Infectious Disease Forecasting for Public Health

by   Stephen A. Lauer, et al.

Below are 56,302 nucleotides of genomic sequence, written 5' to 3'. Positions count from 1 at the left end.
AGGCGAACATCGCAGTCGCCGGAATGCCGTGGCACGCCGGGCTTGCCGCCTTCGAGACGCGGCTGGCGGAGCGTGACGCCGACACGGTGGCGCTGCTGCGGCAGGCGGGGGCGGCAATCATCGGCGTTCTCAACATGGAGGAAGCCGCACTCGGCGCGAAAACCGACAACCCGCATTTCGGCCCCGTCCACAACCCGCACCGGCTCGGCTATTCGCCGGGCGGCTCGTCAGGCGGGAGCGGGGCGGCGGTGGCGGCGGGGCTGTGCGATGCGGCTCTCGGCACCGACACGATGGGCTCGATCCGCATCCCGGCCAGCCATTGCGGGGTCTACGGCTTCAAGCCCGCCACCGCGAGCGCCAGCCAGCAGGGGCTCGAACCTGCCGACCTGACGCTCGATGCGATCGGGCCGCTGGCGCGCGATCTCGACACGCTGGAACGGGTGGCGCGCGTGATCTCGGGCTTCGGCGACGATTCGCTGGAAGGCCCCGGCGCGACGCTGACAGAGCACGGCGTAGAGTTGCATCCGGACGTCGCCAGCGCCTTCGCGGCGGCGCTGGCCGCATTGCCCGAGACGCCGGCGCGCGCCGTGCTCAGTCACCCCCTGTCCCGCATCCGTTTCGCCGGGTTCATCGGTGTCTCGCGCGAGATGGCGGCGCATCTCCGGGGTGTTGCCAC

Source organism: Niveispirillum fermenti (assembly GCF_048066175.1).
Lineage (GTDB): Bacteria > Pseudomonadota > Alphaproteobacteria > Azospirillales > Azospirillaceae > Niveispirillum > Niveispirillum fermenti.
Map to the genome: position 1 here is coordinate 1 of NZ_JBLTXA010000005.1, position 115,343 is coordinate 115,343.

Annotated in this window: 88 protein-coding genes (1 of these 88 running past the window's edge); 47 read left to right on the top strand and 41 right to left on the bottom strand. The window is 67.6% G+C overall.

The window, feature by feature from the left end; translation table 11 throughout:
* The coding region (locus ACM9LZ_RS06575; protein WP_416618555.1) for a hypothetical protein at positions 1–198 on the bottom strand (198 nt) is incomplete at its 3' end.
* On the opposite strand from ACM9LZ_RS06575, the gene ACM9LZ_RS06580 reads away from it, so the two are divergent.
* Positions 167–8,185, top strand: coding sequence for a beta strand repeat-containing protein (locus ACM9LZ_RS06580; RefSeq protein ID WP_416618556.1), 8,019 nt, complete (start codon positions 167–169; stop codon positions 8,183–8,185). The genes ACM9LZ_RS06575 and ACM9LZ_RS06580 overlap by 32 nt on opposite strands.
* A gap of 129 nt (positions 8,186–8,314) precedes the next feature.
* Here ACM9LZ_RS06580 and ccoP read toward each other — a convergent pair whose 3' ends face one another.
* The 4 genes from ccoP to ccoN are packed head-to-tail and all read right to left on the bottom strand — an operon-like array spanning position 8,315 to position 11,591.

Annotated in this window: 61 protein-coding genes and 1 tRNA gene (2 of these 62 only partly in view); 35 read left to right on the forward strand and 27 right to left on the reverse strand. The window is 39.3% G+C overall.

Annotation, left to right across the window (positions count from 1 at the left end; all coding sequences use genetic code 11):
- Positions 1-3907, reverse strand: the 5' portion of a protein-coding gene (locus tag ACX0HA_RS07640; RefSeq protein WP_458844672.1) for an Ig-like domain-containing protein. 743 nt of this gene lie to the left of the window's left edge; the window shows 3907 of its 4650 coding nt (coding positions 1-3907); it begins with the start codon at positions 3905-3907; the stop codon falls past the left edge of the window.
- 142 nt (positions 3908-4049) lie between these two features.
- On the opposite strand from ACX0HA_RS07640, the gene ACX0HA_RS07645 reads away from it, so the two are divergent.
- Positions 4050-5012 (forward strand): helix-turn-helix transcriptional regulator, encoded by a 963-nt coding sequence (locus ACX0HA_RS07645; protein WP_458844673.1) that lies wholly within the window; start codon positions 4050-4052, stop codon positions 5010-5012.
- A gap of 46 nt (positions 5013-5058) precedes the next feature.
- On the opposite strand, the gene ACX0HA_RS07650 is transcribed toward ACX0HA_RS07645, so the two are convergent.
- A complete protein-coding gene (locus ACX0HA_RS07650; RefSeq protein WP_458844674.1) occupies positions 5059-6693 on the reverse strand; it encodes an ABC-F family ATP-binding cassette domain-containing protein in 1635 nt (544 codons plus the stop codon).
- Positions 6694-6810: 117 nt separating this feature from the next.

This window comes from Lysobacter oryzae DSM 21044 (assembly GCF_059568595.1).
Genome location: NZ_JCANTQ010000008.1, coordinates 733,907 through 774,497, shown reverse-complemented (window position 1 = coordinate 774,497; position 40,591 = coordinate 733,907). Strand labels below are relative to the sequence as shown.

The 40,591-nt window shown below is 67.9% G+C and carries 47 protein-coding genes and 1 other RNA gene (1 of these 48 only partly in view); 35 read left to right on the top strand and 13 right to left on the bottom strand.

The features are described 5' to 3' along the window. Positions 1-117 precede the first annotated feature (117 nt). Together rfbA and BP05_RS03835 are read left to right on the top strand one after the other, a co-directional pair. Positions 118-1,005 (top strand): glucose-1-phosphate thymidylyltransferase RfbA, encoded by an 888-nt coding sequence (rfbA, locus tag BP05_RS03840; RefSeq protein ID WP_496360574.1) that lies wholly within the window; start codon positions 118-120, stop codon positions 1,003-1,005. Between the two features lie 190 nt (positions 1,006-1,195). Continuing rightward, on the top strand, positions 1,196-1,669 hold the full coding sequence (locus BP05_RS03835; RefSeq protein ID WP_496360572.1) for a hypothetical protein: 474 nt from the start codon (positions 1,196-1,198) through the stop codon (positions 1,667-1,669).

Forecasting transmission of infectious diseases, especially for vector-borne diseases, poses unique challenges for researchers. Behaviors of and interactions between viruses, vectors, hosts, and the environment each play a part in determining the transmission of a disease. Public health surveillance systems and other sources provide valuable data that can be used to accurately forecast disease incidence. However, many aspects of common infectious disease surveillance data are imperfect: cases may be reported with a delay or in some cases not at all, data on vectors may not be available, and case data may not be available at high geographical or temporal resolution. In the face of these challenges, researchers must make assumptions to either account for these underlying processes in a mechanistic model or to justify their exclusion altogether in a statistical model. Whether a model is mechanistic or statistical, researchers should evaluate their model using accepted best practices from the emerging field of infectious disease forecasting while adopting conventions from other fields that have been developing forecasting methods for decades. Accounting for assumptions and properly evaluating models will allow researchers to generate forecasts that have the potential to provide valuable insights for public health officials. This chapter provides a background to the practice of forecasting in general, discusses the biological and statistical models used for infectious disease forecasting, presents technical details about making and evaluating forecasting models, and explores the issues in communicating forecasting results in a public health context.


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